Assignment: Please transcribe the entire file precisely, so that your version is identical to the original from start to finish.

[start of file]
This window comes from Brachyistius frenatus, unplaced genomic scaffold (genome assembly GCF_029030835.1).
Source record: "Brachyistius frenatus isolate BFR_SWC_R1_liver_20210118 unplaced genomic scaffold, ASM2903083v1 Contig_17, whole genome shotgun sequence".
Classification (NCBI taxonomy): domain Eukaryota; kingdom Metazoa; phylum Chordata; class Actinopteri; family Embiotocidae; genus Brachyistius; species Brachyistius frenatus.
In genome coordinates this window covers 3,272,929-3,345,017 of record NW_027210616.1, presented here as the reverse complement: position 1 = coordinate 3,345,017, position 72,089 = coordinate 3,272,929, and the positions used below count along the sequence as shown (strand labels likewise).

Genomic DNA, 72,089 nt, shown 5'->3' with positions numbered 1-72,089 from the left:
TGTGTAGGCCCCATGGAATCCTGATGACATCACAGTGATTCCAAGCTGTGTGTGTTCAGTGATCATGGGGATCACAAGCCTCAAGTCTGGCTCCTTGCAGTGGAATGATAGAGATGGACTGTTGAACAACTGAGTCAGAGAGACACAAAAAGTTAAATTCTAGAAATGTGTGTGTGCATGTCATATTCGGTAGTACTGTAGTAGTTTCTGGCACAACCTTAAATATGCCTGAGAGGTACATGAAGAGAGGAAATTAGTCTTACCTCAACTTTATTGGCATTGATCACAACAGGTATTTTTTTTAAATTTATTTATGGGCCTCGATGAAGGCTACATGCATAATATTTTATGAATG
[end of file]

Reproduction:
This window comes from Brachyistius frenatus, unplaced genomic scaffold (genome assembly GCF_029030835.1).
Source record: "Brachyistius frenatus isolate BFR_SWC_R1_liver_20210118 unplaced genomic scaffold, ASM2903083v1 Contig_17, whole genome shotgun sequence".
Classification (NCBI taxonomy): domain Eukaryota; kingdom Metazoa; phylum Chordata; class Actinopteri; family Embiotocidae; genus Brachyistius; species Brachyistius frenatus.
In genome coordinates this window covers 3,272,929-3,345,017 of record NW_027210616.1, presented here as the reverse complement: position 1 = coordinate 3,345,017, position 72,089 = coordinate 3,272,929, and the positions used below count along the sequence as shown (strand labels likewise).

Genomic DNA, 72,089 nt, shown 5'->3' with positions numbered 1-72,089 from the left:
TGTGTAGGCCCCATGGAATCCTGATGACATCACAGTGATTCCAAGCTGTGTGTGTTCAGTGATCATGGGGATCACAAGCCTCAAGTCTGGCTCCTTGCAGTGGAATGATAGAGATGGACTGTTGAACAACTGAGTCAGAGAGACACAAAAAGTTAAATTCTAGAAATGTGTGTGTGCATGTCATATTCGGTAGTACTGTAGTAGTTTCTGGCACAACCTTAAATATGCCTGAGAGGTACATGAAGAGAGGAAATTAGTCTTACCTCAACTTTATTGGCATTGATCACAACAGGTATTTTTTTTAAATTTATTTATGGGCCTCGATGAAGGCTACATGCATAATATTTTATGAATG